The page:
It has to be said that hundreds if not thousands of small and medium businesses seriously run into the risk of bankruptcy due to cash flow problems.  Mainly due to their accounts, payable never seems to shrink.  It becomes even harder to maintain capital and operational expenditure needed to sustain the small business.  The cash flow problems caused are unnecessary given the fact the malicious practice of deliberate delayed payments not only jeopardizes their small business operations and services they offer but also threatens their way of life for the owners and their employees. We all understand that business is usually today carried out on credit all around the world and that is pretty much an accepted practice. This is why it is so very important not to confuse this problem with the regular credit payment transactions.  What we are talking about here are businesses that deliberately like to leave the smaller fish hanging, because they think they cannot survive without their contracts and or purchase orders.  Since when did they become banks - It seems to me that, many of the big companies are deliberately using small companies as their line of credit facility without having any regard for the small business liquidity requirements.  As with all banks or line of credit offers, interest is charged at premium rates. Another dimension of this problem that compounds the misery for small and medium businesses is the pressure from the government for tax collection. The tax office has intensified its campaign to pursue collection from non-payers, particularly targeting small and medium businesses in the process. They carry on despite acknowledging that delays in payments from bigger corporations are making it difficult to small businesses to be able to pay their dues. This speaks volumes of the pressure that small and medium businesses are under to survive, as the dues further shrink the cash vault. This problem has grown so big because small enterprises value their business so much that they lack the courage to stand up to their malpractice. As small and medium businesses tolerate more abuse, the more abuse they get. Thanks to the complete lack of resistance to the practice of deliberate delays in payments, this has become the norm in the industry. It is something that you just expect that would happen. The first step toward overcoming this problem is to recognize that it is one. Something which many small businesses are not able to do for the fear of losing what the already have. While an opinion is such as, that it may not be appreciated by many other small businesses not wanting to upset the apple cart inside the industry sectors involved.  Let alone the big corporations, which thrive on the very helplessness that bounds their small business hands. It does not change the inconvenient facts, it is about time that small businesses should stop suffering in fear and must raise their voices against this unethical practice. Small and medium businesses in Australia should come together on platforms such as the SME association of Australia, LinkedIn or through the business chambers not only to counter the manipulation of companies in the mining and resources industry and engineering companies, but all big corporations across the board. Not only that, small and medium businesses should unite to lobby for new legislation that would require businesses to clear their invoices within a particular time period, or be liable to penalties, unless they have a genuine and reasonable explanation to offer. As small and medium businesses, we have been withstanding the worst of tax collection campaigns from the government, while the officials in the revenue department are well aware of the reasons behind poor cash flow in small businesses.  We should see the government pressure big corporations like that, to stop deliberately delaying payments to small contractors for smooth tax collection and improving the state of the economy. While many of our friends in the business community would see such measures to be government overreach and interference in private business affairs, we must draw a line between fair dispute resolution and infringing on the freedom of private businesses.  At HV Hire, this issue is very close to our hearts, because we have seen families affected from the cash flow problems hurting small businesses. We often hear people in the media and in the business community complaining about the rising unemployment. Some people cite the end of mining boom as the culprit, while the other blame the global recession. However, what many of them forget is that the small and medium enterprises and the services sector are the greatest job producers in Australia. It is time we stand up to big corporations for the rights of small and medium businesses that drive our economy, and drop our irrational fear of government intervention to put an end to this injustice. Download from : http://www.hvwh.com.au/news.htm Seriously, I would love to hear what others think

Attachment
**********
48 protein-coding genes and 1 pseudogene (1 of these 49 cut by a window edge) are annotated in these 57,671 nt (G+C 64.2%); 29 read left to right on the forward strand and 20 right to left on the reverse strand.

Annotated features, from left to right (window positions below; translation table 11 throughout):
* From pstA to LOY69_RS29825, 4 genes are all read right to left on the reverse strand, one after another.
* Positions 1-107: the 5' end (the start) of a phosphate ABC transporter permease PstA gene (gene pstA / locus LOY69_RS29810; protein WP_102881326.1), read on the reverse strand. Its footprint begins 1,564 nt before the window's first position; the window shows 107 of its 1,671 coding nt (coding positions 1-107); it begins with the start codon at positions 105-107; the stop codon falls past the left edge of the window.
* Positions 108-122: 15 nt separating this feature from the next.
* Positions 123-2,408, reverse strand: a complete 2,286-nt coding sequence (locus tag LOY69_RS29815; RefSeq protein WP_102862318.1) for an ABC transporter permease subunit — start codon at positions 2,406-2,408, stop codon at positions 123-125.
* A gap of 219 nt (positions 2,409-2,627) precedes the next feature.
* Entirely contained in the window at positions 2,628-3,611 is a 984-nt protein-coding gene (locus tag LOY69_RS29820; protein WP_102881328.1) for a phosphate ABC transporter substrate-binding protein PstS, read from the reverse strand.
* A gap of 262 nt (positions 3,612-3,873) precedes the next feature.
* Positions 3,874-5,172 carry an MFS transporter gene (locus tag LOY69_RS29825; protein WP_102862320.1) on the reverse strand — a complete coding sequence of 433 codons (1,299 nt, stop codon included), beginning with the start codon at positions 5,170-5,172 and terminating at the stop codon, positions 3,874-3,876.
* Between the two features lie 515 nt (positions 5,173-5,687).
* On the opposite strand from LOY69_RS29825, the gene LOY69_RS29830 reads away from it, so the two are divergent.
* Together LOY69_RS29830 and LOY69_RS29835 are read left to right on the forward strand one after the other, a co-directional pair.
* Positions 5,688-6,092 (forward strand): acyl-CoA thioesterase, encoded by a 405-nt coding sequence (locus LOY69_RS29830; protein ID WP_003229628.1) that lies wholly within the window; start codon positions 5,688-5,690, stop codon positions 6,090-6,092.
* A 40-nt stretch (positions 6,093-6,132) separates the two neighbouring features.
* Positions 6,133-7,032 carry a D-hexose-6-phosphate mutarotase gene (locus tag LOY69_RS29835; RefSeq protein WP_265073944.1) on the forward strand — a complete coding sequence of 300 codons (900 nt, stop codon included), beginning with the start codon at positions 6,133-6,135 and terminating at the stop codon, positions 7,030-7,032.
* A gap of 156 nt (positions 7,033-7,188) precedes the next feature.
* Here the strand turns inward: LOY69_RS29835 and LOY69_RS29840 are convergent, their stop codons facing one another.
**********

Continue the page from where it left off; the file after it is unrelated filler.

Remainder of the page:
So you think coercion and power, play no role in business -right? , well just maybe your Wrong. Just like the company, I work for ( HV HIRE ) hundreds and if not thousands of these small to medium enterprises across Australia are family owned businesses.  This often, will only consist of a handful of highly motivated employee’s and their owners.  All totally are reliant on the survivability of the business. Often businesses are run without the deep pockets, to help with long term downturns in the industry they operate.  As the income comes in it then also goes straight back out to meet the never ending over heads.  Every month, we all hear of several small businesses liquidating and many more on the verge of it. It stated in the media, that the stress associated with the slide in economy has seen a rise in both divorce and suicide rates with many believing that there is no other suitable solution. If this alone is not convincing enough that, the following issues need to be addressed as a matter of urgency. Then seriously, I do not know what will. What if I told you that big business uses something as commonplace as invoice payments to manipulate small business?  When it comes to big corporations deliberately delaying invoice payments to small businesses most of you will agree this is not new or unheard of.  For some, they see this as just the way it is. If you want to be involved. You have to roll with the flow. It is the opinion of many, that for years now some of the large Miners, Oil and Gas giants as well a few of the major construction - engineering companies that are directly associated with them. Are in some way exploiting the services of small contractors through their market power, to gain unfair benefit. This is totally despite the fact that the enormous profits made by these companies, are on the back of some of the services and equipment provided by these small firms. It is apparent that some really have no understanding or respect of undue pressure on the liquidity and financial health of small businesses. This, in my understanding is clearly abuse of power and dominance. These big corporations want instant delivery and perfect service on unreasonably short production deadlines. All at a price that you need to limbo under, without breaking your back to maintain. When it comes to paying their dues in a timely manner, these organizations prefer to ignore the little fact of hurdles and raging rivers you crossed to make it happen for them. Right now across Australia, many small companies are continuing to provide specialist equipment either hired or sold. In addition, a range of engineering technical services including labour hires.   It would be apparent to most that working closely with these suppliers. That these smaller entities will go far beyond what their larger competitor firms offering similar services will do. When asked, most of these suppliers will all state that they do this all in the belief and more often hope. In that the demonstrated keenness to deliver the desired customer outcomes when needed will ensure that, they continue to receive purchases orders for their services in the future.  Instead of receiving some form of gratitude and or respect.  These small businesses are now being rewarded with the big players extending their own payment terms. The once normal 30 days from invoice or the extended 45 days payment terms are gone.  Now with the new normal coming into play, generally we will see the payment of invoice exceed a period of 60 days. Some are even opting for an extended 90 days term. As a small business you would not be amiss to think, that the accounting departments of these giant bureaucratic labyrinths of industry would even consider processing your trivial requests When the small  businesses that are often run on shoestring, chase up their rightful debt. They can expect to hear back from them in a month or two, if at all.   Actually, until you have sent them multiple copies of the same invoice on a weekly schedule because their flawless accounts department does not have it. If you do not follow this routine, it is more than likely you will not be paid until the next ice age (it has almost become standard practice now) The payment demands of small business may seem trivial to these large corporations, but they help drive the cash flow that keeps the doors open. Does anyone believe that a small business can tell his employees they will not be paid for 90 days or can delay payments to a supplier of theirs without being placed on stop credit? Like all businesses rates, taxes, wages, and suppliers need to be paid.  Moreover, it is the right thing to do!